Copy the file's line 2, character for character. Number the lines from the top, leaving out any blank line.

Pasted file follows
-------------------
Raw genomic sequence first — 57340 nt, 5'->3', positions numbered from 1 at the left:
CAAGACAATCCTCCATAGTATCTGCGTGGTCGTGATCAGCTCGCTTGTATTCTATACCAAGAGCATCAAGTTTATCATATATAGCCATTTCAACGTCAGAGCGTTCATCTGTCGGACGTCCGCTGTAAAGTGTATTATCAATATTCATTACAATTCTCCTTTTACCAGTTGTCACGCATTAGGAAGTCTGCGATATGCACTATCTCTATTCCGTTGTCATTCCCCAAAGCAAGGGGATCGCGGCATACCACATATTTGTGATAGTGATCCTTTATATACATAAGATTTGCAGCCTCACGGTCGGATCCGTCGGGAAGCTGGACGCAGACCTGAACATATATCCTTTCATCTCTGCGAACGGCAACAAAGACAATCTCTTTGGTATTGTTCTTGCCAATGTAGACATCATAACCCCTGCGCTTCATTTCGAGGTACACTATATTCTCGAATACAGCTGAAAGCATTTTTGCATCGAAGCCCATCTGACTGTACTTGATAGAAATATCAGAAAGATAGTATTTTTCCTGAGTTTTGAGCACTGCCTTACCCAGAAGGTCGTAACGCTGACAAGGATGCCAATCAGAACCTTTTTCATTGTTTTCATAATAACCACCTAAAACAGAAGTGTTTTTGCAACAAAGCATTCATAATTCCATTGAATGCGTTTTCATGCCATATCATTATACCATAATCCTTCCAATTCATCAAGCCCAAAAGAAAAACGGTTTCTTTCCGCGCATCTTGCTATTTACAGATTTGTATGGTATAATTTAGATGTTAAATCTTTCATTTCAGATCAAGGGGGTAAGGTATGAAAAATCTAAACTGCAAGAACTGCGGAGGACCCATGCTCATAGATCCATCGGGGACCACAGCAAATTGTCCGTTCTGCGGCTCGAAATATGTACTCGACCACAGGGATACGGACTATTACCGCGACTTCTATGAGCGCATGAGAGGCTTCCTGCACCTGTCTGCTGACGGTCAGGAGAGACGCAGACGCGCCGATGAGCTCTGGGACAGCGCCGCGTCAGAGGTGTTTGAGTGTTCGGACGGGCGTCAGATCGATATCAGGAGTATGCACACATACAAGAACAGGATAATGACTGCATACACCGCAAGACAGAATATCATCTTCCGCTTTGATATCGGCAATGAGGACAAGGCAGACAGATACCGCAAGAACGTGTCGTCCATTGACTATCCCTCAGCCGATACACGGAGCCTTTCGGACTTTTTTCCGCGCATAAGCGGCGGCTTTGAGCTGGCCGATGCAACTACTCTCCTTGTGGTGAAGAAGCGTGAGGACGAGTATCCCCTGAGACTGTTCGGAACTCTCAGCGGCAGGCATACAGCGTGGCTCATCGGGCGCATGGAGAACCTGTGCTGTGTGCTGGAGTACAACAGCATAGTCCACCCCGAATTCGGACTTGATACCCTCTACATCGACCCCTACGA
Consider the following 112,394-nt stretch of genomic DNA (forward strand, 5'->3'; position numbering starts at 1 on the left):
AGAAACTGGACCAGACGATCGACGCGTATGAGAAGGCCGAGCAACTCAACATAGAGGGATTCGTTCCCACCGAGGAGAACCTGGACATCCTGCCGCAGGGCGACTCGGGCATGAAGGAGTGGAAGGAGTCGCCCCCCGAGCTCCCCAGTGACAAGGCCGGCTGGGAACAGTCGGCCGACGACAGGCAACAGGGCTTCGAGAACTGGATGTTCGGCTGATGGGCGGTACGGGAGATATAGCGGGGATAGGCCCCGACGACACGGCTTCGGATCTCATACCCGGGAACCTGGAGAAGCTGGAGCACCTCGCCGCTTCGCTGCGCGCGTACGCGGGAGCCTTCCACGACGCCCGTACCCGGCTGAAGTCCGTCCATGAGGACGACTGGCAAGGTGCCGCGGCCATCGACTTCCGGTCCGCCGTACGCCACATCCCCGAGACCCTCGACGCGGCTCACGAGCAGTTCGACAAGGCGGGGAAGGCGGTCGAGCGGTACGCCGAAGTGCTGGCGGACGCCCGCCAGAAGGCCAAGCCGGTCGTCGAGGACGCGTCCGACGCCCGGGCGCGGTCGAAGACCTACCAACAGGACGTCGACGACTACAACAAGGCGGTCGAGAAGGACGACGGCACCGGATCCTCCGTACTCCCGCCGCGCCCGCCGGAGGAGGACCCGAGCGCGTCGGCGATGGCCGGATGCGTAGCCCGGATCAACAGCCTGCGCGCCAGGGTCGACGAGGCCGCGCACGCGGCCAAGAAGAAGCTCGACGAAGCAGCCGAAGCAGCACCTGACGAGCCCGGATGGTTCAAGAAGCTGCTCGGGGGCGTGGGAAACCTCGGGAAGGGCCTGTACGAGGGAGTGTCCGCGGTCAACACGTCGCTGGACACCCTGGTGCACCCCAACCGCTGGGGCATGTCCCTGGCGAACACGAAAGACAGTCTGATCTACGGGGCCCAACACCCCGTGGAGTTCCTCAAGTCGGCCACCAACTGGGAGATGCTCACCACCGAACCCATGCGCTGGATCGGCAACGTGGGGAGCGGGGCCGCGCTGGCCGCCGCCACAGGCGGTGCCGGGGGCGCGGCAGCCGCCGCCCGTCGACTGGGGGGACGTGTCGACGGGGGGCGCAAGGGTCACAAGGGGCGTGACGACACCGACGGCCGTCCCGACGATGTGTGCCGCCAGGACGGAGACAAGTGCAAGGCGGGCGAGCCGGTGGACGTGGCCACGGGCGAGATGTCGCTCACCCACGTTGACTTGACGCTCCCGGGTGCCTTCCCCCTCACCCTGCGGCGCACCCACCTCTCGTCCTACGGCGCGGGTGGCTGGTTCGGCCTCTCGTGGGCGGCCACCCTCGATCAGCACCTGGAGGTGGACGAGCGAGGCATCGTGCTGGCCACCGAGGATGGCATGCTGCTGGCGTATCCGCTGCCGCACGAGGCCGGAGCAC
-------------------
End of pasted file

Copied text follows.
CAAGACAATCCTCCATAGTATCTGCGTGGTCGTGATCAGCTCGCTTGTATTCTATACCAAGAGCATCAAGTTTATCATATATAGCCATTTCAACGTCAGAGCGTTCATCTGTCGGACGTCCGCTGTAAAGTGTATTATCAATATTCATTACAATTCTCCTTTTACCAGTTGTCACGCATTAGGAAGTCTGCGATATGCACTATCTCTATTCCGTTGTCATTCCCCAAAGCAAGGGGATCGCGGCATACCACATATTTGTGATAGTGATCCTTTATATACATAAGATTTGCAGCCTCACGGTCGGATCCGTCGGGAAGCTGGACGCAGACCTGAACATATATCCTTTCATCTCTGCGAACGGCAACAAAGACAATCTCTTTGGTATTGTTCTTGCCAATGTAGACATCATAACCCCTGCGCTTCATTTCGAGGTACACTATATTCTCGAATACAGCTGAAAGCATTTTTGCATCGAAGCCCATCTGACTGTACTTGATAGAAATATCAGAAAGATAGTATTTTTCCTGAGTTTTGAGCACTGCCTTACCCAGAAGGTCGTAACGCTGACAAGGATGCCAATCAGAACCTTTTTCATTGTTTTCATAATAACCACCTAAAACAGAAGTGTTTTTGCAACAAAGCATTCATAATTCCATTGAATGCGTTTTCATGCCATATCATTATACCATAATCCTTCCAATTCATCAAGCCCAAAAGAAAAACGGTTTCTTTCCGCGCATCTTGCTATTTACAGATTTGTATGGTATAATTTAGATGTTAAATCTTTCATTTCAGATCAAGGGGGTAAGGTATGAAAAATCTAAACTGCAAGAACTGCGGAGGACCCATGCTCATAGATCCATCGGGGACCACAGCAAATTGTCCGTTCTGCGGCTCGAAATATGTACTCGACCACAGGGATACGGACTATTACCGCGACTTCTATGAGCGCATGAGAGGCTTCCTGCACCTGTCTGCTGACGGTCAGGAGAGACGCAGACGCGCCGATGAGCTCTGGGACAGCGCCGCGTCAGAGGTGTTTGAGTGTTCGGACGGGCGTCAGATCGATATCAGGAGTATGCACACATACAAGAACAGGATAATGACTGCATACACCGCAAGACAGAATATCATCTTCCGCTTTGATATCGGCAATGAGGACAAGGCAGACAGATACCGCAAGAACGTGTCGTCCATTGACTATCCCTCAGCCGATACACGGAGCCTTTCGGACTTTTTTCCGCGCATAAGCGGCGGCTTTGAGCTGGCCGATGCAACTACTCTCCTTGTGGTGAAGAAGCGTGAGGACGAGTATCCCCTGAGACTGTTCGGAACTCTCAGCGGCAGGCATACAGCGTGGCTCATCGGGCGCATGGAGAACCTGTGCTGTGTGCTGGAGTACAACAGCATAGTCCACCCCGAATTCGGACTTGATACCCTCTACATCGACCCCTACGA